Thomas Friedman, author of The World is Flat, forecasts our economic economic future and the need for a workforce prepared to compete in the high tech job market. In a recent editorial in the New York Times, Friedman grabbed my attention with his thoughts on “learning how to learn.”

There’s a huge undertow of worry out in the country about how our kids are being educated and whether they’ll be able to find jobs in an increasingly flat world, where more Chinese, Indians and Russians than ever can connect, collaborate and compete with us. In three different cities I had parents ask me some version of: “My daughter [or son] is studying Chinese in high school. That’s the right thing to do, isn’t it?”

Not being an educator, I can’t give any such advice. But my own research has taught me that the most important thing you can learn in this era of
heightened global competition is how to learn. Being really good at “learning how to learn,” as President Bill Brody of Johns Hopkins put it,
will be an enormous asset in an era of rapid change and innovation, when new jobs will be phased in and old ones phased out faster than ever.

Okay, one ninth grader in St. Paul asked me, then “what courses should I take?” How do you learn how to learn? Hmm. Maybe, I said, the best way to
learn how to learn is to go ask your friends: “Who are the best teachers?” Then – no matter the subject – take their courses. When I think back on my
favorite teachers, I don’t remember anymore much of what they taught me, but I sure remember being excited about learning it.

If you’re a teacher reading this blog, I hope that Friedman’s words strike a chord that resonates loudly throughout every aspect of your teaching. Let’s face it, many of our students will not remember the facts that we’ve imparted or even the subject we tried to teach – that’s just the cold, hard truth. Personally, I have a hard time remembering all of the information that I should have learned from my European History class in high school. But I’ll never forget my European History teacher, Tom Roberts. More than facts, Tom Roberts taught me to appreciate the art of learning by giving me the gift of an unforgettable learning experience.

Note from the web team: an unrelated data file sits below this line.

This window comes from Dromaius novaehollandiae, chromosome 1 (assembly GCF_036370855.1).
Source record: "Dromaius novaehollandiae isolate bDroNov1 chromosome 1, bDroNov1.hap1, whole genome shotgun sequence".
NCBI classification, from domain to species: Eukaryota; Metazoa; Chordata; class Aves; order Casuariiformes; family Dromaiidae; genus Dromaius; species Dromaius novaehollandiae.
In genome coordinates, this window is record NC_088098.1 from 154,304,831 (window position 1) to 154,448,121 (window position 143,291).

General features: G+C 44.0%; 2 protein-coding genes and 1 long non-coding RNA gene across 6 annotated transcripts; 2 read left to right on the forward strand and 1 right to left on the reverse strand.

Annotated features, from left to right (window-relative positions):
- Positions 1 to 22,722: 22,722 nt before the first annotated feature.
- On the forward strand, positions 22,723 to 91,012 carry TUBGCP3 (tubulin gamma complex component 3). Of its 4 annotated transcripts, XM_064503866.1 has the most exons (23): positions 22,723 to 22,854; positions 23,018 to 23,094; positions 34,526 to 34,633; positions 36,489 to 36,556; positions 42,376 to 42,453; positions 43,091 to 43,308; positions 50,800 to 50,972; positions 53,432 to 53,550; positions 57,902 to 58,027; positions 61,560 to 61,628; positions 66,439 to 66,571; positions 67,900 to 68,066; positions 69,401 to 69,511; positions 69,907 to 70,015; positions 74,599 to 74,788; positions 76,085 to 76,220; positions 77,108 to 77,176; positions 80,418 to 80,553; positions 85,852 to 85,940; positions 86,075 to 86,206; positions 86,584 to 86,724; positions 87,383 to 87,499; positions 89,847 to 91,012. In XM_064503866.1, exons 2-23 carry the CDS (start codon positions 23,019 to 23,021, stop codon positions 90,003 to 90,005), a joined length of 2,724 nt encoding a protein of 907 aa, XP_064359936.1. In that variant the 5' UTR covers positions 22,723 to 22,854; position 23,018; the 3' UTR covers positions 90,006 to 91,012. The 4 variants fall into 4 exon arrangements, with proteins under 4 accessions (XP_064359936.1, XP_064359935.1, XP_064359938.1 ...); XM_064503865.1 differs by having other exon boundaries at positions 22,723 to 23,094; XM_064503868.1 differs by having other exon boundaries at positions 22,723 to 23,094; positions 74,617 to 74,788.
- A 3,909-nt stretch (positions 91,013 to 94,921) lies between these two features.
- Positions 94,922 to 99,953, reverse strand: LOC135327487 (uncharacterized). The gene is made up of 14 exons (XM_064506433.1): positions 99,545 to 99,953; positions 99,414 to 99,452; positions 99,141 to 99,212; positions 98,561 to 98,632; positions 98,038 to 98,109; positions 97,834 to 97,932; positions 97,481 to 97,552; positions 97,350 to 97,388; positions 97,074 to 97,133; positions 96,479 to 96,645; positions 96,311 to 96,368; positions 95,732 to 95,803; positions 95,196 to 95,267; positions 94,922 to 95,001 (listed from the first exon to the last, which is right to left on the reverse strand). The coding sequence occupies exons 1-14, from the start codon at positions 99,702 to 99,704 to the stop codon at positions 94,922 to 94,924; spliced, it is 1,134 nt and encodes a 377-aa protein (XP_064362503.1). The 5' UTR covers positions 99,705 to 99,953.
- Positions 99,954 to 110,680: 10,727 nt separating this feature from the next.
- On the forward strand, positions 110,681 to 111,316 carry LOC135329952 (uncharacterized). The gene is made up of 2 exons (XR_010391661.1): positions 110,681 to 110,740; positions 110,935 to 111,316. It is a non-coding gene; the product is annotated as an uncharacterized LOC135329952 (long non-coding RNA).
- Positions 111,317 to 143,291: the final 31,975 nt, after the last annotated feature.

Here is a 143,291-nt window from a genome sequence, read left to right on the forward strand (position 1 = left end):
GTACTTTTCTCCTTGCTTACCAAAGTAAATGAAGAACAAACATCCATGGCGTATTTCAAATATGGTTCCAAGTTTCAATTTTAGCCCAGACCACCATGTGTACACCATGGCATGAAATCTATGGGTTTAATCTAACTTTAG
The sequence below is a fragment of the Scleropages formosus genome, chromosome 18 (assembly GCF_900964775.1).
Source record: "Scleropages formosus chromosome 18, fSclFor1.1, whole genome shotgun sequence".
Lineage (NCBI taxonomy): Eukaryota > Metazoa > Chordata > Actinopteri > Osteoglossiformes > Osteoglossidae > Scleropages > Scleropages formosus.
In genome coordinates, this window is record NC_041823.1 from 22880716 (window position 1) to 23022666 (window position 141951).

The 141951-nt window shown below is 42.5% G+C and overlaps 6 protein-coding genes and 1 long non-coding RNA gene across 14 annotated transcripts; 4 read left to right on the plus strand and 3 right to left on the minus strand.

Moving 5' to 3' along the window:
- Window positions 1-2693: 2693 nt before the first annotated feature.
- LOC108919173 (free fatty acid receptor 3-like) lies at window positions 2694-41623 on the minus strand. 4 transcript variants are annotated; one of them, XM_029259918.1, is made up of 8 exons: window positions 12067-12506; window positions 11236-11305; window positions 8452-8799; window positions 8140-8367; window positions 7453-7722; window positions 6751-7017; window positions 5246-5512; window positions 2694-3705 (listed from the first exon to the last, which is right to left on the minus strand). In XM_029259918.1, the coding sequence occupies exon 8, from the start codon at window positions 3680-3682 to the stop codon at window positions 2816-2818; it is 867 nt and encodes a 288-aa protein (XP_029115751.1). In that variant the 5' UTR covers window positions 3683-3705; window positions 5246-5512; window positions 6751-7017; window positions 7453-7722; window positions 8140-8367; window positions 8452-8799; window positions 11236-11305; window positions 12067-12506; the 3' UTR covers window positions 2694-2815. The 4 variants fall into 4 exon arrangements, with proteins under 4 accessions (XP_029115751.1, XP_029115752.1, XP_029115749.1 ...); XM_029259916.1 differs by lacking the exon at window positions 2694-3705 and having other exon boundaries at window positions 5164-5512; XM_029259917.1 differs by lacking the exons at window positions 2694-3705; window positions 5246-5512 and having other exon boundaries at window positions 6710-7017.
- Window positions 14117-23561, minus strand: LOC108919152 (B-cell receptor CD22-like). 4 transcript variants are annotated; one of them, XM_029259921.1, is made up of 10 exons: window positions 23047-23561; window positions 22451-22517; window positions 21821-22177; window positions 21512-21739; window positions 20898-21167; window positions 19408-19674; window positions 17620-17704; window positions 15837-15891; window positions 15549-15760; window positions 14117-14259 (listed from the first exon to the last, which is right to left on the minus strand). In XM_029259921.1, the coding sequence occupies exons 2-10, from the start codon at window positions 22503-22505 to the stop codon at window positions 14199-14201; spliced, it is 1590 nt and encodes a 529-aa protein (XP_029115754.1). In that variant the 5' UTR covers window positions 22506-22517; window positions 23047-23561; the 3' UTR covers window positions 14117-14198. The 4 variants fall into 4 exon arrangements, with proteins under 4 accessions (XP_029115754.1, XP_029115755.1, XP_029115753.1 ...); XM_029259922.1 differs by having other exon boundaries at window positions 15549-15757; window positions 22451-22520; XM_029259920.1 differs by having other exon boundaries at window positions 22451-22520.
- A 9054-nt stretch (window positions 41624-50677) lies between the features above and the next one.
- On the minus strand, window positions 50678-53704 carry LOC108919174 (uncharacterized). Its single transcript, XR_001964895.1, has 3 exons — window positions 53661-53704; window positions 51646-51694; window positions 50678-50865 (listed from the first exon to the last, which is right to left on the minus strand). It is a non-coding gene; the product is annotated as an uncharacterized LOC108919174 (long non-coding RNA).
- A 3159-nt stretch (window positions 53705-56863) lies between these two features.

4 replies
  1. Cheri Dennen
    Cheri Dennen says:

    I couldn’t agree with you more. In a world where all the focus seems to be on high stakes testing, we have forgotten to get the kids to wonder, become invested, and motivated to WANT to learn. I use inquiry and descrepant events to teach my science class, because these are the things that get student’s thinking. I want them to be able to go out into the world and know how to solve a problem, more than I want them to memorize facts they can look up in any library or on any internet site. I want them to observe, inquire, make inferences and analyze what they see and do… for that is the real “skill” in science.

    Reply
  2. Steve
    Steve says:

    Cheri — Your mission is to go out and spread the great stuff that you’re doing. This kind of enthusiasm is contagious. Once a teacher gets hooked and learns how to build real world connections, teaching real science becomes an addiction.

    Reply
  3. Sallie Alexander
    Sallie Alexander says:

    I disagree that we don’t remember what our best teachers taught us, I think we don’t know, that what we know came from those all important teachers that made learning fun. My opinion is that the teachers we learn from (not nessesarily classroom teachers) didn’t tell let us know (or maybe didn’t know themselves) that they were teaching us something. By making learning exciting and being excited and interested ourselves, we teach the best lessons. Namely the ones that are remembered. I try my best to work with teachers to get them excited about going into the classroom and teaching science by doing really cool stuff.

    Reply
  4. John@job search websites
    [email protected] search websites says:

    I couldn’t agree with you more. Even though it has been a few years since you wrote this article, it is more true now then ever. In today’s society is not about what you know but can you find out how to find the answer. If your capable of going out and researching and find out the answer to a problem, think outside the box, and learn to adapt to the every changing world then you will succeed more so in the future.

    Reply

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